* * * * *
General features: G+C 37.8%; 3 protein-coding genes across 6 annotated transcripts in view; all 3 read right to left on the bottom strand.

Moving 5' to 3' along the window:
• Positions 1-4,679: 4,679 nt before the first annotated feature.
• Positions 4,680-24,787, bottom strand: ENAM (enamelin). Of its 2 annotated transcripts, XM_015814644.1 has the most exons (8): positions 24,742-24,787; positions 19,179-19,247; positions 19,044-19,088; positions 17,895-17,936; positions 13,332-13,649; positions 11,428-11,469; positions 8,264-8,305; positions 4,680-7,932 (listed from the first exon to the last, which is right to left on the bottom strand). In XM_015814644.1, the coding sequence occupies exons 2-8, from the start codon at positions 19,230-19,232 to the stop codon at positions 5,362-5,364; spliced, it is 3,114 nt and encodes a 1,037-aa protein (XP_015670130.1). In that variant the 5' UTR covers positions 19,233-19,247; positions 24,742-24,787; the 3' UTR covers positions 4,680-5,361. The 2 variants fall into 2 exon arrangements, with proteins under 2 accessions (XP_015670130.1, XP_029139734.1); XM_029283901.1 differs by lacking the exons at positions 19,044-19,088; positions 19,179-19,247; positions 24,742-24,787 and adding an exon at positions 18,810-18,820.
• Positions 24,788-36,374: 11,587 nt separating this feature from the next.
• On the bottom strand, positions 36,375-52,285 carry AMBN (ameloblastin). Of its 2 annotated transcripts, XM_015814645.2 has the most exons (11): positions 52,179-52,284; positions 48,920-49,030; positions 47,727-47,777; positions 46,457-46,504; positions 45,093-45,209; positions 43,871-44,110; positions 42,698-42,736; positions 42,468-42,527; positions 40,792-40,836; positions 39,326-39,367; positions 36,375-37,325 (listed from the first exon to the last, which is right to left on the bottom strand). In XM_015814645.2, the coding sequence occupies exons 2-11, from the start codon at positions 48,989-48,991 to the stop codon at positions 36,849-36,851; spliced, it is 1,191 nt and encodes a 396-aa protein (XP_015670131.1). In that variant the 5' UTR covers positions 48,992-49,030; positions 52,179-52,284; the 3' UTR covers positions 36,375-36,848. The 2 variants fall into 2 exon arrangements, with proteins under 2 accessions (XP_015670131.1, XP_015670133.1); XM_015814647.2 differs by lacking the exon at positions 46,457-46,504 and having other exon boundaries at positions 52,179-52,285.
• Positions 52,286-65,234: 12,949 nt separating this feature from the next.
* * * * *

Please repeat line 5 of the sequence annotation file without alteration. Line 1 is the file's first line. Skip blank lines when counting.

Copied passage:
• Positions 24,788-36,374: 11,587 nt separating this feature from the next.